§ 3. Mr. Brockway
asked the Minister of Labour what action he proposes to take regarding the practice of tribunals in placing conscientious objectors who decline conditional registration on the military register so that in the case of appeals under Section 20 (1) of the National Service Act, 1948, they lose the opportunity to have the balance of their prison sentences remitted.
§ Mr. Iain Macleod
None, Sir. The responsibility for deciding applications made on grounds of conscientious objection is laid by the National Service Act, 1948, on the tribunals appointed for that purpose. I have no reason to accept the assumption that it is the practice of tribunals to reject applications solely because of unwillingness to accept the obligations of conditional registration.
§ Mr. Brockway
This is a technical point but I can assure the right hon. Gentleman that it causes great injustice and hardship. May I ask whether he is aware that, though recognising the sincerity of conscience, certain tribunals, because conditions are refused, place the objectors on the military register? The result is that after imprisonment they come again to the appeal tribunal; they are not released if it is found that they will not accept conditions and they are kept in prison as on the military register. Will the right hon. Gentleman look into this matter?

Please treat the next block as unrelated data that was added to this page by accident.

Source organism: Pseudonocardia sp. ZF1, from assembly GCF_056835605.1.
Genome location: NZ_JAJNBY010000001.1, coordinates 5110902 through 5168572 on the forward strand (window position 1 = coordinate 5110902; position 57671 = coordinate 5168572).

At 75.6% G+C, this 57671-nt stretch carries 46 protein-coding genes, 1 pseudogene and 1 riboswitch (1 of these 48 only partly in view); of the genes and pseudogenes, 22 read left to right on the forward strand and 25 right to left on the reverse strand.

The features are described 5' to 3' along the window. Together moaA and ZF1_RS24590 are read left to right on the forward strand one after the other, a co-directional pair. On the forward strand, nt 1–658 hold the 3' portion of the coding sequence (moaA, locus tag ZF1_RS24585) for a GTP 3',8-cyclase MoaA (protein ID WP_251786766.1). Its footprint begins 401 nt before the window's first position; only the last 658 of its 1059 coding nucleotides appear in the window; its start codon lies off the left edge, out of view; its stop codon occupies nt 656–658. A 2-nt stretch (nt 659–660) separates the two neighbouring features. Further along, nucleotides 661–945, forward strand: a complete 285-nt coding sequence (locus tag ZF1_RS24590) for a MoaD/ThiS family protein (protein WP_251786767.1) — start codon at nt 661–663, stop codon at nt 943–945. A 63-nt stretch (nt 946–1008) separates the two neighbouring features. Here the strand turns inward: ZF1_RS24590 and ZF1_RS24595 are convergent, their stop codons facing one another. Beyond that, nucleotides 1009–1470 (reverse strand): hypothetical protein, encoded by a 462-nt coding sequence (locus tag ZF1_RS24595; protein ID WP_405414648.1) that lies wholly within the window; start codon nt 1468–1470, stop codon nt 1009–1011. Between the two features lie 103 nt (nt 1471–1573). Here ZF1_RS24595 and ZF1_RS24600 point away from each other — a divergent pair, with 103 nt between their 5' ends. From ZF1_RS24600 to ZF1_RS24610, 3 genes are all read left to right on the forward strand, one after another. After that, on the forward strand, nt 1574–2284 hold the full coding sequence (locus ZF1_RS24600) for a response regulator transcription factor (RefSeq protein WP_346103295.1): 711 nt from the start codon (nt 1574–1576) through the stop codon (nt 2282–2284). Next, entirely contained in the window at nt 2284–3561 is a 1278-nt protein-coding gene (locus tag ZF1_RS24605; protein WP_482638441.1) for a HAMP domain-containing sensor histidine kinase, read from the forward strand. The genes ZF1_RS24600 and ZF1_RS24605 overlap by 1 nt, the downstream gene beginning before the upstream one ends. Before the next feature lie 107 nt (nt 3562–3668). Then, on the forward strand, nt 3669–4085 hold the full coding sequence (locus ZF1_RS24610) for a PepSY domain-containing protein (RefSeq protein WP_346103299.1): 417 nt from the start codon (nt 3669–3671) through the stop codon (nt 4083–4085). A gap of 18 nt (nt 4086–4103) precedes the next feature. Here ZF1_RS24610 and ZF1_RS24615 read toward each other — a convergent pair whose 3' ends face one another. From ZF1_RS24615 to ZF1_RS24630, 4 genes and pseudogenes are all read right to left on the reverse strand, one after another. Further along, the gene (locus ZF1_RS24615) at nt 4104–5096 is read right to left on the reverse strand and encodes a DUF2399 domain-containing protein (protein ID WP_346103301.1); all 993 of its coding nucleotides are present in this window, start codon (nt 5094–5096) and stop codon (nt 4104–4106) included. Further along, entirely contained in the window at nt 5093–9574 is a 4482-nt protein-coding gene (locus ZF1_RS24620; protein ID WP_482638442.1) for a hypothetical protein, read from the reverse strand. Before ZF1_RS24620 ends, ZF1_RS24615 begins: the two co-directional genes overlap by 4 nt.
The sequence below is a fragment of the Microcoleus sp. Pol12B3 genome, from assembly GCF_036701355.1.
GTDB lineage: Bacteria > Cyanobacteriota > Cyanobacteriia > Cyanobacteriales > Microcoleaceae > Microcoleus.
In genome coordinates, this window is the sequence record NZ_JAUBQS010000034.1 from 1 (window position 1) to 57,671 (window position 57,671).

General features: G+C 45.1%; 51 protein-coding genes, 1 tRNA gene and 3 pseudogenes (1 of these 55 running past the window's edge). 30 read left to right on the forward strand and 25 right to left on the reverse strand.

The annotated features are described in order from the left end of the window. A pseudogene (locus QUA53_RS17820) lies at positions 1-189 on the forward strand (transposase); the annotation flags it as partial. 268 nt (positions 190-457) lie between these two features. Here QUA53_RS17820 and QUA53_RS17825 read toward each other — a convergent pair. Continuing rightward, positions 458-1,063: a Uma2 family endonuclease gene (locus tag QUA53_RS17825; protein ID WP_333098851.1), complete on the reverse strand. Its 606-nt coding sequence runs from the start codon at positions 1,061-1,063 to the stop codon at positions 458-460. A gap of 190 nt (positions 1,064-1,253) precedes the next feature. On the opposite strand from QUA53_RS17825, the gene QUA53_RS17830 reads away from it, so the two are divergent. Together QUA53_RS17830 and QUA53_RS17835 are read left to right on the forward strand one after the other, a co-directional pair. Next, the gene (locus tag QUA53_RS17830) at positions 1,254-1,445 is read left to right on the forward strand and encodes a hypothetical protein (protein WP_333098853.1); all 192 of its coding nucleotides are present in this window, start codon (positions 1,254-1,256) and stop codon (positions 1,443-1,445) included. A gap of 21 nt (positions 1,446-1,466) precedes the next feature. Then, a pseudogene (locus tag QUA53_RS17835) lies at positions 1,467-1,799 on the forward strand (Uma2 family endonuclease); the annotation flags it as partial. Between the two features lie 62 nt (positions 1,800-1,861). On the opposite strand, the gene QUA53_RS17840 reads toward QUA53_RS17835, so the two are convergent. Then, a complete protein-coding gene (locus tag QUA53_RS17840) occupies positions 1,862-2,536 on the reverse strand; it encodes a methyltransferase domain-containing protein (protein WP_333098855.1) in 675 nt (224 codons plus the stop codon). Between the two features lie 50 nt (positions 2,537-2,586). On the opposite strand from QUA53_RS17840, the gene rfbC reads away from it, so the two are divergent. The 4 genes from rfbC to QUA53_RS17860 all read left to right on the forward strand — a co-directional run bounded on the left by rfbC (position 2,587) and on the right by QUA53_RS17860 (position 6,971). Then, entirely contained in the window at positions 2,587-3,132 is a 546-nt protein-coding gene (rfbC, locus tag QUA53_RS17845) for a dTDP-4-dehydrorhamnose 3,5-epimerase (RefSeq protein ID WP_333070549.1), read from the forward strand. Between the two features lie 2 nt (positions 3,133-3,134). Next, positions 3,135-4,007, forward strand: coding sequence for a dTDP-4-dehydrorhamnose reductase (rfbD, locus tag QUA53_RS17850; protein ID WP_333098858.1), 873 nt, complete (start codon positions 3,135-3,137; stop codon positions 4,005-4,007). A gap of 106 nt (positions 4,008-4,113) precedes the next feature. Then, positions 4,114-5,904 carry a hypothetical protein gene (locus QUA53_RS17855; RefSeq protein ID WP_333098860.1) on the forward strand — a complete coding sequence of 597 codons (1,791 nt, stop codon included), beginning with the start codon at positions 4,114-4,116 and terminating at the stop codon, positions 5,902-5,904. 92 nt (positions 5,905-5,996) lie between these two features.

§ Mr. Macleod
Of course I will. I realise the implication of such a decision by the tribunal, but I am certain that the tribunals know their duties and the different courses open to them under Section 17.